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knowledge. It is possible that new experiments involving high energy density plasmas may soon be able to answer these questions, while improved astronomical observations will allow us to explore more fully the mass range of extrasolar giant gaseous planets down to values characteristic of such planets in our solar system. Another area of interest is the atmosphere and envelope of white dwarfs. Accreting white dwarfs are thought to be the starting point of Type Ia supernovae, which in turn are used as “standard candles” to map out the expansion of the deep universe. Cooling white dwarfs can be used as “clocks,” or cosmochronometers, to determine the age of regions of the Galaxy. An understanding of the equation of state, opacity, and heat conductivity in the atmospheres and envelopes of white dwarfs would be very beneficial, and may be experimentally accessible, especially with future facilities, as described in this subsection. Experimental techniques are being developed on pulsed-power facilities, lasers, gas guns, and diamond anvil cells to probe the properties of matter under extreme conditions of pressure and compression. The conditions achieved to date cover pressure ranges of 0.1 to 40 Mbar in equation-of-state measurements, planar shock pressures of up to 750 Mbar in a proof-of-principle demonstration experiment, and ≈10 gigabars (Gbar) at the core of an imploding spherical capsule. Using modern pulse shaping techniques on lasers and on magnetic pinch facilities, pressures in the megabar regime under quasi-isentropic compressions have been achieved. In the coming decade, with the advent of the National Ignition Facility and Laser Megajoule (LMJ) lasers, this parameter space will be filled in and extended. On these future facilities, quasi-isentropic compressions of well over 10 Mbar should be possible. These laboratory conditions correspond to the interiors of terrestrial and giant gas planets, brown dwarfs, average mass stars, and the envelopes of white dwarfs. Even the simplest case studied experimentally so far, the equation of state of hydrogen, shows the humbling complexity of the behavior of matter under extreme conditions of compression. To develop and have confidence in theoretical and numerical models that pertain to the interiors of the astronomical objects referred to above will require experimental data to guide the way. Strongly Coupled Plasmas Most of our understanding of plasmas comes from study of tenuous, ionized gases, in which the electromagnetic behavior is a modest modification of the simpler gas behavior. This Debye (weak coupling) limit breaks down as density increases and/or temperature decreases. At the other extreme, we are familiar with the liquid and solid states. The intermediate condition, “strongly coupled” plasmas, is complex and challenging to understand theoretically. It corresponds to the conditions in giant planets, brown dwarf and white dwarf stars, and the progenitors of Type Ia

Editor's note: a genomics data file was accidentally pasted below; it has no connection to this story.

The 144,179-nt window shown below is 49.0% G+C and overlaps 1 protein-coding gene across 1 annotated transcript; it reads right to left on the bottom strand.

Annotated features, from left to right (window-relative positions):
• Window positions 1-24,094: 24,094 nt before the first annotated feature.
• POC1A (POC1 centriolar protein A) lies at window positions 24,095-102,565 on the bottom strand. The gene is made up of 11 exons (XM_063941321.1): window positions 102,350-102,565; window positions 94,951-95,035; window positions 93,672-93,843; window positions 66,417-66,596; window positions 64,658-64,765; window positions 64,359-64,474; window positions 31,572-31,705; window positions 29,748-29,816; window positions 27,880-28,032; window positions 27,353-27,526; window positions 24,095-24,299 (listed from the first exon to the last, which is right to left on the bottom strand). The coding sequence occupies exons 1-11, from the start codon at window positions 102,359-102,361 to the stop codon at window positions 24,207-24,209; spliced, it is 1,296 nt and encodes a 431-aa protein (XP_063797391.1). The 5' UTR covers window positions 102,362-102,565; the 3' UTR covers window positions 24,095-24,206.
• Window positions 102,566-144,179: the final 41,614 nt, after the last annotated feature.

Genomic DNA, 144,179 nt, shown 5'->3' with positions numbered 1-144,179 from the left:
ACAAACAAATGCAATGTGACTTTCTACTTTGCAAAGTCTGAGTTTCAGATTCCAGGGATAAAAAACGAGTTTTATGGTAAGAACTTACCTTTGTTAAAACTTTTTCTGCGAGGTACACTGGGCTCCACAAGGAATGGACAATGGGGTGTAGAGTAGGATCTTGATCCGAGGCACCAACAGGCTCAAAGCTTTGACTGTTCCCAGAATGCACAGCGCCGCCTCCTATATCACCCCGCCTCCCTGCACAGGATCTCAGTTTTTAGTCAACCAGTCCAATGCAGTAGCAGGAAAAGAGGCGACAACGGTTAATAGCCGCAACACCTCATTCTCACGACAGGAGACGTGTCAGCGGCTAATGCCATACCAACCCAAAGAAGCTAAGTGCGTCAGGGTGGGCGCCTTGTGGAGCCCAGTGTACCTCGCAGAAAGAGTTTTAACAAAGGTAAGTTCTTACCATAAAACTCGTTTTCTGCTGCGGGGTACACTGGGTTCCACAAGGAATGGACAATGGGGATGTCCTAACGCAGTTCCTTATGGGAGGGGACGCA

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supernovae. It occurs naturally in HED plasma experiments, and a fertile interaction between astronomy and HED plasma physics has begun in this area. (See Figure 1.1 in Chapter 1 and Figure 3.3 in Chapter 3 for a summary of relevant regimes.) The line labeled E(coulomb)=kT in Figure 1.1 represents the boundary for strongly coupled plasmas: they lie to the right (at higher density). The Opacities of Stellar Matter Historically, one of the oldest areas of overlap between HED plasma physics and astronomy has been the radiative opacity of matter. The opacity of stellar plasma controls the rate at which energy leaks from stars, that is, their luminosity. If large enough, opacity causes the onset of mixing currents which, in turn, modifies the structure of stars and their evolution. For example, a well-mixed Betelgeuse would be blue, not red. The bumps in the opacity curves (the changes with temperature and density) can drive pulsations and probably mass loss. Cepheid pulsating stars are the other cosmological yardstick. Type Ia supernovae provide a particularly fundamental and important challenge: the luminosity and effective temperature we observe is governed by leakage of light from the plasma, but the expansion is so great that the light is red-shifted between emission and absorption, making the probability of its escape too difficult to solve accurately. Observations of these supernovae seem to imply that the universe is expanding at an accelerated rate, contrary to prediction. This conclusion is based on empirical rules for behavior of relatively nearby supernovae, and involves a light curve shape-luminosity correction based on an opacity hypothesis. An understanding based on laboratory experiment would be much more compelling. For example, measurement of the radiation transport in a rapidly expanding, inhomogeneous, fully three-dimensional target would greatly contribute to our understanding of the behavior of Type Ia supernovae. The error budget for the ages of stellar clusters is dominated by uncertainties in opacity. Continued refinement of our knowledge will allow us to better place a time scale on the formation and development of our Galaxy and nearby galaxies. Degenerate Plasma Convection Type Ia supernovae, novae, and the core helium flash are supposed to be initiated under conditions of strong degeneracy of electrons. Thermonuclear burning begins in a degenerate plasma and proceeds to thermal runaway; as the temperature rises in the flame region, a convective instability develops and eventually proceeds to explosion. Similar convective motions under degenerate plasma conditions—